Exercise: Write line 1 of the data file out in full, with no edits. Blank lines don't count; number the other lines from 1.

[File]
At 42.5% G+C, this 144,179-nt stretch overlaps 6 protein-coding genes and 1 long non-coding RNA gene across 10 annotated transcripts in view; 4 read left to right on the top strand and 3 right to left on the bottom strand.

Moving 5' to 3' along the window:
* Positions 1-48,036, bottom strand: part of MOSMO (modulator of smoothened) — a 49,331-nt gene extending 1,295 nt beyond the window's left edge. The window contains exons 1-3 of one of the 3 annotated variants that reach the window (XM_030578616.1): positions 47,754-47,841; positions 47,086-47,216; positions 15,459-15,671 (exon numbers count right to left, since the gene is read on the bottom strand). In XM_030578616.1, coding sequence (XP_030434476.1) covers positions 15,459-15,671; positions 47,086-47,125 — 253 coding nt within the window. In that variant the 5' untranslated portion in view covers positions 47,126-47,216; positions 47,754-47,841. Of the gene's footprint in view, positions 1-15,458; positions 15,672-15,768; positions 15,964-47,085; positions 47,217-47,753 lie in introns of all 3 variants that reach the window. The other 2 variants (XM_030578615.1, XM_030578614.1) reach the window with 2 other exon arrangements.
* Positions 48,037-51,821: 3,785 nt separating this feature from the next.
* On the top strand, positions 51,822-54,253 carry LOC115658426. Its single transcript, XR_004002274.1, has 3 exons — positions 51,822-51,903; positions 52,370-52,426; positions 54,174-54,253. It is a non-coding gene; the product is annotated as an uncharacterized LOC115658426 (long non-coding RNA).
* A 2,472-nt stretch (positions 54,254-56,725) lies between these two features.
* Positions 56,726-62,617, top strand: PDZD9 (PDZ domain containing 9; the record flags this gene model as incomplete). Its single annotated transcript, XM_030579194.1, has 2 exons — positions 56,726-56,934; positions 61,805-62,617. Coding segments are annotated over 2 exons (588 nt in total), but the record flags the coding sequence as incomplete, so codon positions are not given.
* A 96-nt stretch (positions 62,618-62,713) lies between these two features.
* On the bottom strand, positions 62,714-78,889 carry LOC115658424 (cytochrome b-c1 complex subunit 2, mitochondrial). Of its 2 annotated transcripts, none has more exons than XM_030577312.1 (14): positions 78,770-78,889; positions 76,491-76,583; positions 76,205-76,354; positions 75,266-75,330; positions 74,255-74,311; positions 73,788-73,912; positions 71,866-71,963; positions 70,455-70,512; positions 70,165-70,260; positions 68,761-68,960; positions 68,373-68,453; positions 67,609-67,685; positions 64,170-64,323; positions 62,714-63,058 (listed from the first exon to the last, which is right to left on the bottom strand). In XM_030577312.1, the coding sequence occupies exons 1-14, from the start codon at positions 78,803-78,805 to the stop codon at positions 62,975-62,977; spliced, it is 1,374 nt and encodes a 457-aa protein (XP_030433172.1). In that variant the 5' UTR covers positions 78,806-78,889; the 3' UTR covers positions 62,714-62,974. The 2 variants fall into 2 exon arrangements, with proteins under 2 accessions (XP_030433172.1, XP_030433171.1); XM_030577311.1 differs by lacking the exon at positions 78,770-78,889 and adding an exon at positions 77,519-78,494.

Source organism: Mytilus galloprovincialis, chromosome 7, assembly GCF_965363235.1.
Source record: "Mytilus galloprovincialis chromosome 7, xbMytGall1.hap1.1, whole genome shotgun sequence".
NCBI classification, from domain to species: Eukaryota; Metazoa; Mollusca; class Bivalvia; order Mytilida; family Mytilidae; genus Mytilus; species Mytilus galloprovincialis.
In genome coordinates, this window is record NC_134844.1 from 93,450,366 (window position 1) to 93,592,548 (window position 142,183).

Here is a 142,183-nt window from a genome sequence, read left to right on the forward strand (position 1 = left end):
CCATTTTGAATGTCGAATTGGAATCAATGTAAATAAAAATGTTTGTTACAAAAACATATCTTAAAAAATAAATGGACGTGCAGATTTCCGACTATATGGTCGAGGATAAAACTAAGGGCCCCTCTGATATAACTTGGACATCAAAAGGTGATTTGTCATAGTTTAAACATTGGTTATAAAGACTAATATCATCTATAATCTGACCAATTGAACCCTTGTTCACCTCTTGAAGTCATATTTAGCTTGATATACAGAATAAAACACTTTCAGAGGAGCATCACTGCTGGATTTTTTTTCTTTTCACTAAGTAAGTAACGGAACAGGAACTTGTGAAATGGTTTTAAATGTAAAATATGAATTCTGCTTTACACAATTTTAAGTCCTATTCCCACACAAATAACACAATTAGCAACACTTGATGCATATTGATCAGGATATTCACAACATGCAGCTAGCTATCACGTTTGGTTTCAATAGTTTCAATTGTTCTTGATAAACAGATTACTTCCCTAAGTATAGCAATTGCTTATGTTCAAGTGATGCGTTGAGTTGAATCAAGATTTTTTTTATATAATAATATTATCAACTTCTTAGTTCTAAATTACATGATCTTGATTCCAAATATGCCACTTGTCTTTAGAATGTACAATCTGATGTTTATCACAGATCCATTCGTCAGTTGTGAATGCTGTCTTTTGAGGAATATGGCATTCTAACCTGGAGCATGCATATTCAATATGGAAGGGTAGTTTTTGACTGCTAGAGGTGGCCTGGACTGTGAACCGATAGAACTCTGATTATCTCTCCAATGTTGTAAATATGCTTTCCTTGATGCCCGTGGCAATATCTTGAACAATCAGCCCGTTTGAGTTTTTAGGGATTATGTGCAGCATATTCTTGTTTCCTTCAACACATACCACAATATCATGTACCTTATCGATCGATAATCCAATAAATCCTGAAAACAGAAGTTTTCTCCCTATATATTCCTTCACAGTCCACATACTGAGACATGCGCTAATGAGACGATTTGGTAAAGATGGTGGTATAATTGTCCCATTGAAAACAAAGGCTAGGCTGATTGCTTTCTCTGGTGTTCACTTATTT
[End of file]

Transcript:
At 42.5% G+C, this 144,179-nt stretch overlaps 6 protein-coding genes and 1 long non-coding RNA gene across 10 annotated transcripts in view; 4 read left to right on the top strand and 3 right to left on the bottom strand.